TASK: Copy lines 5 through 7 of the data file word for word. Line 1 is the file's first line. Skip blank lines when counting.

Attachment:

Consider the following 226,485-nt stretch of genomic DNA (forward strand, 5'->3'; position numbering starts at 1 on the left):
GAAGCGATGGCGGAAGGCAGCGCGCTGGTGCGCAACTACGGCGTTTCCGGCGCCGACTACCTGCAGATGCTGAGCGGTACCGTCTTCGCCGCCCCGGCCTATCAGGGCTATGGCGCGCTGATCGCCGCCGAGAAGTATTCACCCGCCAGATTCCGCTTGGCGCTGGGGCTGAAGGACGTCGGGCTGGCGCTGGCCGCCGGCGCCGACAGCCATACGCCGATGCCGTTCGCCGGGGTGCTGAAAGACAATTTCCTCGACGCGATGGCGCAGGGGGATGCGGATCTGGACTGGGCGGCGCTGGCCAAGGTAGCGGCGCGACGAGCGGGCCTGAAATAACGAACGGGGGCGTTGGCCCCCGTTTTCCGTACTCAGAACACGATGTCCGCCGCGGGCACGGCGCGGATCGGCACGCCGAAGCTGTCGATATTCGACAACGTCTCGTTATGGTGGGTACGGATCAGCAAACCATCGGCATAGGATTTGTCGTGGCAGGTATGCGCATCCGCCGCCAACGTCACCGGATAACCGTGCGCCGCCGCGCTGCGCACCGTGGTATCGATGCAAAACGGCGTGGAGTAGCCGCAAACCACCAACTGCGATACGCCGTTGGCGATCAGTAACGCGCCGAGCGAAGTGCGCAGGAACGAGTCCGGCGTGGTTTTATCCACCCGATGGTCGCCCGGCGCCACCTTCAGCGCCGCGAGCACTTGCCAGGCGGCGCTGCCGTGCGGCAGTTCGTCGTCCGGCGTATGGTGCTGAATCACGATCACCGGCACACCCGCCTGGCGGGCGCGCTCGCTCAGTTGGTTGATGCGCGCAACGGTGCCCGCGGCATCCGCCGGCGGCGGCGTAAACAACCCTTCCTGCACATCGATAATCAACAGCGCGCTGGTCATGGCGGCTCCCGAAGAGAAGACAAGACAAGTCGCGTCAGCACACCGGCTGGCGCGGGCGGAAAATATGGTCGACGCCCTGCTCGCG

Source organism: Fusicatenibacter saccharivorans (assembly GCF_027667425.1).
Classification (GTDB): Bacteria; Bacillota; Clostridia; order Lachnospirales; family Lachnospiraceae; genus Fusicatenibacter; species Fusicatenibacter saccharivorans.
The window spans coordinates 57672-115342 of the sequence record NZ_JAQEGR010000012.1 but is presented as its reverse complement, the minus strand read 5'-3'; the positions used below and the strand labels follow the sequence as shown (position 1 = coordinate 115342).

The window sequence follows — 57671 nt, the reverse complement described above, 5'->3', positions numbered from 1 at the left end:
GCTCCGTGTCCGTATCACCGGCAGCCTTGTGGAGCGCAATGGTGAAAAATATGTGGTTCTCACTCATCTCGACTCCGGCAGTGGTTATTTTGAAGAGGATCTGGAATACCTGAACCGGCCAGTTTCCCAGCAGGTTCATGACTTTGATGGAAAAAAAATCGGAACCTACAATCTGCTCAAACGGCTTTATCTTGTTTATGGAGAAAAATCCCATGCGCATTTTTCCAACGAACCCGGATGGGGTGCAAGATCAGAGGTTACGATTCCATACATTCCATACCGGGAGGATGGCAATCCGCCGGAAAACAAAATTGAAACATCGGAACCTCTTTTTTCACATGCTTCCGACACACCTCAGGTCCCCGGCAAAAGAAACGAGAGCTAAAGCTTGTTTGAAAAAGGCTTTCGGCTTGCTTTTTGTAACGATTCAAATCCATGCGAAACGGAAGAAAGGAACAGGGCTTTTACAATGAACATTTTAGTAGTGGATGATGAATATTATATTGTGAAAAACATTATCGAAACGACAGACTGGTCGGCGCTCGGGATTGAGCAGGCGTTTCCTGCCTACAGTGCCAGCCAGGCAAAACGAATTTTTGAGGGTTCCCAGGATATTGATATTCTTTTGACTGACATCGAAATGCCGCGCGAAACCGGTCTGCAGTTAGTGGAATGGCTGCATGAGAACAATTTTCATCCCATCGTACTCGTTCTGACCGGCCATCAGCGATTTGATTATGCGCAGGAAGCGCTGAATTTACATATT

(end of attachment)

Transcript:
The window spans coordinates 57672-115342 of the sequence record NZ_JAQEGR010000012.1 but is presented as its reverse complement, the minus strand read 5'-3'; the positions used below and the strand labels follow the sequence as shown (position 1 = coordinate 115342).

The window sequence follows — 57671 nt, the reverse complement described above, 5'->3', positions numbered from 1 at the left end:
GCTCCGTGTCCGTATCACCGGCAGCCTTGTGGAGCGCAATGGTGAAAAATATGTGGTTCTCACTCATCTCGACTCCGGCAGTGGTTATTTTGAAGAGGATCTGGAATACCTGAACCGGCCAGTTTCCCAGCAGGTTCATGACTTTGATGGAAAAAAAATCGGAACCTACAATCTGCTCAAACGGCTTTATCTTGTTTATGGAGAAAAATCCCATGCGCATTTTTCCAACGAACCCGGATGGGGTGCAAGATCAGAGGTTACGATTCCATACATTCCATACCGGGAGGATGGCAATCCGCCGGAAAACAAAATTGAAACATCGGAACCTCTTTTTTCACATGCTTCCGACACACCTCAGGTCCCCGGCAAAAGAAACGAGAGCTAAAGCTTGTTTGAAAAAGGCTTTCGGCTTGCTTTTTGTAACGATTCAAATCCATGCGAAACGGAAGAAAGGAACAGGGCTTTTACAATGAACATTTTAGTAGTGGATGATGAATATTATATTGTGAAAAACATTATCGAAACGACAGACTGGTCGGCGCTCGGGATTGAGCAGGCGTTTCCTGCCTACAGTGCCAGCCAGGCAAAACGAATTTTTGAGGGTTCCCAGGATATTGATATTCTTTTGACTGACATCGAAATGCCGCGCGAAACCGGTCTGCAGTTAGTGGAATGGCTGCATGAGAACAATTTTCATCCCATCGTACTCGTTCTGACCGGCCATCAGCGATTTGATTATGCGCAGGAAGCGCTGAATTTACATATT